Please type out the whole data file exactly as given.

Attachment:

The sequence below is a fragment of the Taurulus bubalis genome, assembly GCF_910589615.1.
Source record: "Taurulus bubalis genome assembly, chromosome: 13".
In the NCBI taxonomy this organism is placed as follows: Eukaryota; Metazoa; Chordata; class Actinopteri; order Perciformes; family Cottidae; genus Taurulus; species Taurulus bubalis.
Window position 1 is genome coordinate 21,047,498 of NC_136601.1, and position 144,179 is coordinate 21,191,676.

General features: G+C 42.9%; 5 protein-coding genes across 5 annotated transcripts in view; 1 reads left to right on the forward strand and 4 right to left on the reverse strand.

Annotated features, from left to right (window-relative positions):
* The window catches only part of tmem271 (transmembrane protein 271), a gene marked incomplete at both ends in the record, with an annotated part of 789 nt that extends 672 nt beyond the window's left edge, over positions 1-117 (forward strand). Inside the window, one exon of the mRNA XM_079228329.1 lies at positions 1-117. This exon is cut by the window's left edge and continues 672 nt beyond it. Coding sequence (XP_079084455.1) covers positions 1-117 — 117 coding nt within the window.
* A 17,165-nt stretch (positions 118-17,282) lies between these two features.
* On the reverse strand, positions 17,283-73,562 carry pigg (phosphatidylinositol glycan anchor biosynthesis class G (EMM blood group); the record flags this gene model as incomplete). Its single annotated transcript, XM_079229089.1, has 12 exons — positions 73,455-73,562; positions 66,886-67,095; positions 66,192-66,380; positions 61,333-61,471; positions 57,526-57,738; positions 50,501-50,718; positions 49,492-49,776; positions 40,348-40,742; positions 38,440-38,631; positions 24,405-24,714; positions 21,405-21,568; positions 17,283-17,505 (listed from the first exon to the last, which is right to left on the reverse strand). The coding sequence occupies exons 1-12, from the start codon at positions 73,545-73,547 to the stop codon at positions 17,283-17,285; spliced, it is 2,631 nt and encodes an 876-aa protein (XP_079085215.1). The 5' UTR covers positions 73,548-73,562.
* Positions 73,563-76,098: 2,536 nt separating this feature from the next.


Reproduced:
The sequence below is a fragment of the Taurulus bubalis genome, assembly GCF_910589615.1.
Source record: "Taurulus bubalis genome assembly, chromosome: 13".
In the NCBI taxonomy this organism is placed as follows: Eukaryota; Metazoa; Chordata; class Actinopteri; order Perciformes; family Cottidae; genus Taurulus; species Taurulus bubalis.
Window position 1 is genome coordinate 21,047,498 of NC_136601.1, and position 144,179 is coordinate 21,191,676.

General features: G+C 42.9%; 5 protein-coding genes across 5 annotated transcripts in view; 1 reads left to right on the forward strand and 4 right to left on the reverse strand.

Annotated features, from left to right (window-relative positions):
* The window catches only part of tmem271 (transmembrane protein 271), a gene marked incomplete at both ends in the record, with an annotated part of 789 nt that extends 672 nt beyond the window's left edge, over positions 1-117 (forward strand). Inside the window, one exon of the mRNA XM_079228329.1 lies at positions 1-117. This exon is cut by the window's left edge and continues 672 nt beyond it. Coding sequence (XP_079084455.1) covers positions 1-117 — 117 coding nt within the window.
* A 17,165-nt stretch (positions 118-17,282) lies between these two features.
* On the reverse strand, positions 17,283-73,562 carry pigg (phosphatidylinositol glycan anchor biosynthesis class G (EMM blood group); the record flags this gene model as incomplete). Its single annotated transcript, XM_079229089.1, has 12 exons — positions 73,455-73,562; positions 66,886-67,095; positions 66,192-66,380; positions 61,333-61,471; positions 57,526-57,738; positions 50,501-50,718; positions 49,492-49,776; positions 40,348-40,742; positions 38,440-38,631; positions 24,405-24,714; positions 21,405-21,568; positions 17,283-17,505 (listed from the first exon to the last, which is right to left on the reverse strand). The coding sequence occupies exons 1-12, from the start codon at positions 73,545-73,547 to the stop codon at positions 17,283-17,285; spliced, it is 2,631 nt and encodes an 876-aa protein (XP_079085215.1). The 5' UTR covers positions 73,548-73,562.
* Positions 73,563-76,098: 2,536 nt separating this feature from the next.